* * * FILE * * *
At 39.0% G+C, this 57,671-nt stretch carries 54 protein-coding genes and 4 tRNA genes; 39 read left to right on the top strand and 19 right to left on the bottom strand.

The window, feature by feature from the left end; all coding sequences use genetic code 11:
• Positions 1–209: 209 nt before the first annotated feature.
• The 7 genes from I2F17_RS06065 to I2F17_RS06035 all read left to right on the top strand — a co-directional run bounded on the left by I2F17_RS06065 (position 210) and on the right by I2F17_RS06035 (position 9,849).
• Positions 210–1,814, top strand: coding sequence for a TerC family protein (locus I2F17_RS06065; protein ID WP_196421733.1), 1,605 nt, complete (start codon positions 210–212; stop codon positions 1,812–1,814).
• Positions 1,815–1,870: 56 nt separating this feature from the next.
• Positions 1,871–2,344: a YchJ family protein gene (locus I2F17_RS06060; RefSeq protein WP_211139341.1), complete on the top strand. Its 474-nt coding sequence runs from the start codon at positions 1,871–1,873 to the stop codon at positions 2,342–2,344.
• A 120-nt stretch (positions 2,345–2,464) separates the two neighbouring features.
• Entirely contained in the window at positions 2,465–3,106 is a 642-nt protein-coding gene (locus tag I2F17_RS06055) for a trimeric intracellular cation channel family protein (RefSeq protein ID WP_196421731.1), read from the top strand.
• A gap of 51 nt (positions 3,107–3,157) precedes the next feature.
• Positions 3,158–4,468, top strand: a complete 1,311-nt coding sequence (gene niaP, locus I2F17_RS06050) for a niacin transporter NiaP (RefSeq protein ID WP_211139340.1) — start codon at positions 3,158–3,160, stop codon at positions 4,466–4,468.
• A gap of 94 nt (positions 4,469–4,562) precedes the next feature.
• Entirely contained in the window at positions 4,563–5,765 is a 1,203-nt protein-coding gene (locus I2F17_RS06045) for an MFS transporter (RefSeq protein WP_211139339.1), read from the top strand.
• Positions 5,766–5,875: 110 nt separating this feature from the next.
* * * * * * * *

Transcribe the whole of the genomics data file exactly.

At 39.0% G+C, this 57,671-nt stretch carries 54 protein-coding genes and 4 tRNA genes; 39 read left to right on the top strand and 19 right to left on the bottom strand.

The window, feature by feature from the left end; all coding sequences use genetic code 11:
• Positions 1–209: 209 nt before the first annotated feature.
• The 7 genes from I2F17_RS06065 to I2F17_RS06035 all read left to right on the top strand — a co-directional run bounded on the left by I2F17_RS06065 (position 210) and on the right by I2F17_RS06035 (position 9,849).
• Positions 210–1,814, top strand: coding sequence for a TerC family protein (locus I2F17_RS06065; protein ID WP_196421733.1), 1,605 nt, complete (start codon positions 210–212; stop codon positions 1,812–1,814).
• Positions 1,815–1,870: 56 nt separating this feature from the next.
• Positions 1,871–2,344: a YchJ family protein gene (locus I2F17_RS06060; RefSeq protein WP_211139341.1), complete on the top strand. Its 474-nt coding sequence runs from the start codon at positions 1,871–1,873 to the stop codon at positions 2,342–2,344.
• A 120-nt stretch (positions 2,345–2,464) separates the two neighbouring features.
• Entirely contained in the window at positions 2,465–3,106 is a 642-nt protein-coding gene (locus tag I2F17_RS06055) for a trimeric intracellular cation channel family protein (RefSeq protein ID WP_196421731.1), read from the top strand.
• A gap of 51 nt (positions 3,107–3,157) precedes the next feature.
• Positions 3,158–4,468, top strand: a complete 1,311-nt coding sequence (gene niaP, locus I2F17_RS06050) for a niacin transporter NiaP (RefSeq protein ID WP_211139340.1) — start codon at positions 3,158–3,160, stop codon at positions 4,466–4,468.
• A gap of 94 nt (positions 4,469–4,562) precedes the next feature.
• Entirely contained in the window at positions 4,563–5,765 is a 1,203-nt protein-coding gene (locus I2F17_RS06045) for an MFS transporter (RefSeq protein WP_211139339.1), read from the top strand.
• Positions 5,766–5,875: 110 nt separating this feature from the next.